How do you know if you’re doing it right?
Picture it: You’re at a good restaurant with friends and one of them is a self-proclaimed wine snob so you hand him the wine list. He chooses what he says will be an amazing wine. You take a sip and you are seriously underwhelmed. What happened? There could be several reasons – you don’t enjoy the same wine profile (but you could swear that this was a wine you loved the last time!), the bottle is ‘corked’ (i.e. the wine has been contaminated by a fungi from the cork and it smells like wet dog!) in which case it won’t hurt you but it does indeed stink and affect the taste of the wine, or it wasn’t stored or served properly.
This can happen at home even easier than at a good restaurant but here are some easy tips to avoid it.
First, all wines, red and white, should be stored in a cool (heat is the biggest enemy for wine), dry, dark place. That means no sunlight, on their side so the cork stays moist, away from heat and ideally at approximately 55° Fahrenheit. Temperatures higher than 70ºF will age wine more quickly and any warmer than that and you will have ‘cooked’ your wine. On the other hand, don’t keep wine in a place where it can come close to freezing either.
Now for the fun part – serving and drinking the wine.
Everyone has heard that red wines should be served at room temperature but what they don’t say is that ‘room temperature’ is basically the temp of a wine cellar in Europe! So, it’s not REALLY room temp. When red wine is served too warm it loses its nuance, it will taste flat and very often jammy. On the other hand, whites are often served way too cold which will mask any flavor or dimension the winemaker has worked so hard for.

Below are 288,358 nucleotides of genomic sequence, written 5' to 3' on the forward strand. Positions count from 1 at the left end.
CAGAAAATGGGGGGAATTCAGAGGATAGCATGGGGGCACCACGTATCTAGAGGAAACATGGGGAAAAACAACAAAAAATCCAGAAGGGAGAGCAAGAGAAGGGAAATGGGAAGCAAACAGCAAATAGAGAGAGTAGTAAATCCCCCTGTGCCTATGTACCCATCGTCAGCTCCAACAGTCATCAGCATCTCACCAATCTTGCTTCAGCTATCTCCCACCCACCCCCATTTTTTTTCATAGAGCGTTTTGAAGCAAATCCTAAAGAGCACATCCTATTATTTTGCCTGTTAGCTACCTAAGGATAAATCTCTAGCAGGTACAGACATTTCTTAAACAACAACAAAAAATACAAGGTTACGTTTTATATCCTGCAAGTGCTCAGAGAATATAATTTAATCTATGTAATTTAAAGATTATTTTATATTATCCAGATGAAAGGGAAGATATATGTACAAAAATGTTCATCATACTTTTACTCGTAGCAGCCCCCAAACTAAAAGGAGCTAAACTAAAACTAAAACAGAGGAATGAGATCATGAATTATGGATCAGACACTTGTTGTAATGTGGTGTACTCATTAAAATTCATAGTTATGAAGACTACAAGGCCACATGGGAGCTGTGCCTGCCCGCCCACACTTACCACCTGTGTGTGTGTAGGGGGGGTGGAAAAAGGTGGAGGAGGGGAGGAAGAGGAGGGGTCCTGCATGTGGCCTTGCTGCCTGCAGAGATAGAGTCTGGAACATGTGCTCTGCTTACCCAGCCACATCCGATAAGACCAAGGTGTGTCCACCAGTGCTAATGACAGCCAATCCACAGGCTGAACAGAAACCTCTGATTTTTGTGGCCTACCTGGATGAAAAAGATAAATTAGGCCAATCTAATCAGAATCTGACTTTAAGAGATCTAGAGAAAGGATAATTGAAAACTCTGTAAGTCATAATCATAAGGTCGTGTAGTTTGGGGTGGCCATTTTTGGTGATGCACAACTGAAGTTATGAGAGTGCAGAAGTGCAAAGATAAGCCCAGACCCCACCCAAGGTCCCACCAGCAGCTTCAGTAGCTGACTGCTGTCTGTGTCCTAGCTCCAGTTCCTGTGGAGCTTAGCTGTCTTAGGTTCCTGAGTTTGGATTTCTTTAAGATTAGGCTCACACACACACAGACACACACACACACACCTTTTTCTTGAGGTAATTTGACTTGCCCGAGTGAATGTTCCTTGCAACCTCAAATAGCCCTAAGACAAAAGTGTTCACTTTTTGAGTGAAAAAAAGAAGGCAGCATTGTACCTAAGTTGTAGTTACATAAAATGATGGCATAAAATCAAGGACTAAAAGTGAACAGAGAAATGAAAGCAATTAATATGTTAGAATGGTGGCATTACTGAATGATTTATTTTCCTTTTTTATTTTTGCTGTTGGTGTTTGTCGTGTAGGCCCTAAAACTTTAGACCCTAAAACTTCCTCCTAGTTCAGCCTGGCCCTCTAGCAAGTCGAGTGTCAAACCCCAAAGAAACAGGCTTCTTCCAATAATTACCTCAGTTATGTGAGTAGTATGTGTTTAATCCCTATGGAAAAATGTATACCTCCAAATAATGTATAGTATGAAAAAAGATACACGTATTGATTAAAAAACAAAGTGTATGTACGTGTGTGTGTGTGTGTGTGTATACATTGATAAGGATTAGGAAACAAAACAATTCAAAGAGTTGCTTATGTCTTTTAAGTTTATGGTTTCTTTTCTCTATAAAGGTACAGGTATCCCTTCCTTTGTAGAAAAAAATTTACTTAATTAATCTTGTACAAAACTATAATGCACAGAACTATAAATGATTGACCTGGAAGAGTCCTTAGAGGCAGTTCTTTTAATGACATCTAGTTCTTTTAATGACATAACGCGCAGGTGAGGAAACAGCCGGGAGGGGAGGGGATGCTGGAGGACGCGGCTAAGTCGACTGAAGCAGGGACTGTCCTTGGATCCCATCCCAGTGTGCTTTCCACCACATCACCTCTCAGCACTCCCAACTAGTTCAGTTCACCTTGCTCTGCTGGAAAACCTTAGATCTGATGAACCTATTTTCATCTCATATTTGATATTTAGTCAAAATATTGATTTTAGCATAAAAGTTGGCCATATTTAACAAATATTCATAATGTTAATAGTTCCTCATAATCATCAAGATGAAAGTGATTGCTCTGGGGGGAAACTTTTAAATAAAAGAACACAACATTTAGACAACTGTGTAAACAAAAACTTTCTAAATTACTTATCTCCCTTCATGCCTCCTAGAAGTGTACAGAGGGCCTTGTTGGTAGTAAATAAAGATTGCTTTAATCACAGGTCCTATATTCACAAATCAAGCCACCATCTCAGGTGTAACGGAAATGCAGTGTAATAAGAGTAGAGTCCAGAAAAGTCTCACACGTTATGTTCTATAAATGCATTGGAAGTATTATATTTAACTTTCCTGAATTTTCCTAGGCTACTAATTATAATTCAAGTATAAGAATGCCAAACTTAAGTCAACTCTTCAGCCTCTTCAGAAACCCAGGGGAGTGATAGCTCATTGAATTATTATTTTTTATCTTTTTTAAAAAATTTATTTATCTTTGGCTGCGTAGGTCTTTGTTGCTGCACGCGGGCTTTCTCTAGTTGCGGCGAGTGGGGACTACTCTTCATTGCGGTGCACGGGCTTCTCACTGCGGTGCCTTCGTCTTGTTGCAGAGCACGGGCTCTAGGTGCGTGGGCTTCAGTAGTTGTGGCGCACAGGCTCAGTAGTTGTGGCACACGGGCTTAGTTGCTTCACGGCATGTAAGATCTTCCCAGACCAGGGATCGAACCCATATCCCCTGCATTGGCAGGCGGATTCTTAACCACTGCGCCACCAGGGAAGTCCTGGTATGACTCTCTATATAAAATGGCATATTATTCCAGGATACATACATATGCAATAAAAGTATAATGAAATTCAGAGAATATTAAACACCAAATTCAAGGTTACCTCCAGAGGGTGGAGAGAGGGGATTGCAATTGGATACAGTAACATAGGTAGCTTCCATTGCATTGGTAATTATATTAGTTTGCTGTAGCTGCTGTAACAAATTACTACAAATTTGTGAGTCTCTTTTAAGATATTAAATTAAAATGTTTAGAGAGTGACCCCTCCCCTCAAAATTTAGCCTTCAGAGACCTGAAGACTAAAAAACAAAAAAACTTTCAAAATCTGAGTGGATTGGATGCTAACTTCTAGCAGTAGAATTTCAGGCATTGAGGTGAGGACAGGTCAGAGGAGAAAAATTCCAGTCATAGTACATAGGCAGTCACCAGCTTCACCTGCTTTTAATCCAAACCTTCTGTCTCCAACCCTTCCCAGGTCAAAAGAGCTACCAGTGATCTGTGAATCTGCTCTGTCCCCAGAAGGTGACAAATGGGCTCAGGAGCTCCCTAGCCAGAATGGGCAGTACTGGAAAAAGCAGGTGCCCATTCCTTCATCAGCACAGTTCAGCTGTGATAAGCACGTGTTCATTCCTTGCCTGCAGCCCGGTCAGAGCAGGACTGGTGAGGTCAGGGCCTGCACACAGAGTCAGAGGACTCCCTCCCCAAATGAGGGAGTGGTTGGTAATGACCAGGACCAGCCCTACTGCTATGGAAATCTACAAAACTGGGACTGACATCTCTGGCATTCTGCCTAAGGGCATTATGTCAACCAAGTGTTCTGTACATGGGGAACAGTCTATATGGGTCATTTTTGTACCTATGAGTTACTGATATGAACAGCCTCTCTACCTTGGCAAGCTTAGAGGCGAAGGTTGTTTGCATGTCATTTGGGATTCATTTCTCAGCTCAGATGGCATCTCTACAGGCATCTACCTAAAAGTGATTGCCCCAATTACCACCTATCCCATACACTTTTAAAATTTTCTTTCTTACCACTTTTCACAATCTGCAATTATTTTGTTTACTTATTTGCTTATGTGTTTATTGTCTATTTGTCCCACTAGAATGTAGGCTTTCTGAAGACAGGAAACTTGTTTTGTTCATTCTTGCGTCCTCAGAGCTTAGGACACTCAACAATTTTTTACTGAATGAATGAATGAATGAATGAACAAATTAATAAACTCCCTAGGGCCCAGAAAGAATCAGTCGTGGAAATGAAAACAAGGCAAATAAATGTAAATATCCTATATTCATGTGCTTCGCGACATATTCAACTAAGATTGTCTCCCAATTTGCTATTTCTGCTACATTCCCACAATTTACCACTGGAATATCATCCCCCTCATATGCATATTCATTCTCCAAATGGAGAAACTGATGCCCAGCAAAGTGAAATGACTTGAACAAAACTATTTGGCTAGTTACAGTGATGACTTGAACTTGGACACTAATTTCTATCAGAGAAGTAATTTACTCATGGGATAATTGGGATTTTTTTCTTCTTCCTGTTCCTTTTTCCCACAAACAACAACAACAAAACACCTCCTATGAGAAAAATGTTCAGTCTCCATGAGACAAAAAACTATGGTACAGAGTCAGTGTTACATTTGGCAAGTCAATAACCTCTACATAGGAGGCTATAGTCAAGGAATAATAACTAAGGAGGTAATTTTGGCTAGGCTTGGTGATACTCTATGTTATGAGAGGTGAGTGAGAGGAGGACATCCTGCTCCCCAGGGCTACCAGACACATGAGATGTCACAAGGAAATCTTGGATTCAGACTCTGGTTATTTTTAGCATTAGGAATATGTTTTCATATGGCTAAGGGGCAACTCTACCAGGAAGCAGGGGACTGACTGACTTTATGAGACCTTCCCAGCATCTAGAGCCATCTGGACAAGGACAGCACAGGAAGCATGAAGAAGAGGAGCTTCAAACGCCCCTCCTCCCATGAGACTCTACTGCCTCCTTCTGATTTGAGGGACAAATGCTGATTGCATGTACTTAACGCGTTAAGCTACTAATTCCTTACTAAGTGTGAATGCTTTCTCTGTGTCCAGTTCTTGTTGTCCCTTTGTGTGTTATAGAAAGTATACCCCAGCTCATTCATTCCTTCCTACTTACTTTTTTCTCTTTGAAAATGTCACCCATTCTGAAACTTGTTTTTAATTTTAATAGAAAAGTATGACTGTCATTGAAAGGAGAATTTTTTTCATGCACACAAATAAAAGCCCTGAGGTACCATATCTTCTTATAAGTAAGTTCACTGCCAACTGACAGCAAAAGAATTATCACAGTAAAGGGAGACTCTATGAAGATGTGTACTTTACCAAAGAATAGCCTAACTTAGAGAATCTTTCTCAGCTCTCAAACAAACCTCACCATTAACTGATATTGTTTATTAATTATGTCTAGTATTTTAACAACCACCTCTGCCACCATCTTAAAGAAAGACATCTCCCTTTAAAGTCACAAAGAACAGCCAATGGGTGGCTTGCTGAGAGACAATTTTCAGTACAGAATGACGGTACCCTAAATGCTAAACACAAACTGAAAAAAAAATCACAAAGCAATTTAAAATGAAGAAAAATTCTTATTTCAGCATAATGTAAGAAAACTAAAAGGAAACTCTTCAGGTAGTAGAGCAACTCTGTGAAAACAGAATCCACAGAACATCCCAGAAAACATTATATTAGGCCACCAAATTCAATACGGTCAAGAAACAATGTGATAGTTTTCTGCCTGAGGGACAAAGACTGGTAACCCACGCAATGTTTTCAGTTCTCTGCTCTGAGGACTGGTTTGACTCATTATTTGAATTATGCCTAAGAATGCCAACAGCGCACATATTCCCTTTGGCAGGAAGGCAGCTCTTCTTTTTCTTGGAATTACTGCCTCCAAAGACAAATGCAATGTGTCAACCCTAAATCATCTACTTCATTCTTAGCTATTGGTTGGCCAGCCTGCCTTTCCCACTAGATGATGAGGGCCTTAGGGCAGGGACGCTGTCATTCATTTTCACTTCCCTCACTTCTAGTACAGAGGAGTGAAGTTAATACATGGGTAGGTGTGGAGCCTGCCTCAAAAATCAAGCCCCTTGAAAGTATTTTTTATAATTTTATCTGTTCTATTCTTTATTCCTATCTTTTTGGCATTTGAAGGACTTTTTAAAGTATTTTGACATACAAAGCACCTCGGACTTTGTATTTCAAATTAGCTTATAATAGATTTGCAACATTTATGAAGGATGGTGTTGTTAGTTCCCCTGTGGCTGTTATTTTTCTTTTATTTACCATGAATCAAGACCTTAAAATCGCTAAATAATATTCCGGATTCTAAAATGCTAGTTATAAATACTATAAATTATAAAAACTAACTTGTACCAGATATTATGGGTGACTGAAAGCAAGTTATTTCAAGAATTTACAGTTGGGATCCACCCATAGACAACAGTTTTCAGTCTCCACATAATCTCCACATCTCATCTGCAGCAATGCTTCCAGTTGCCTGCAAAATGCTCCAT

So here are the serving temperature tips that will help your wine taste as wonderful as the winemaker hoped.
- Light bodied white wines like Pinot Gris or Sauvignon Blanc, sparkling and rosé – serve them cold straight from the refrigerator. Once poured they will warm up to about 40°-50°F which is ideal.
- More full-bodied whites like Chardonnay, Chablis, Viognier and even light, fruity wines (think Beaujolais Nouveau) taste best between 50º-60ºF. Just take the bottle out of your refrigerator about 15-20 minutes early so that it warms up just enough before you want to serve it and you’ll be very close!
- If you’re like me and you love a more full-bodied red (a big Cabernet anyone?) then you want to start sipping them at about 60º-65ºF. You will notice there will be a difference in complexity. Again, just take them out of the refrigerator about 15-20 minutes before you want to serve and you’ll be good.
Now that you know how to store and serve your wines – get creative with the bottles you pick. Have a wine tasting party or just friends over to taste your new choices. The more you taste the more you know. Enjoy!
Wines in the picture: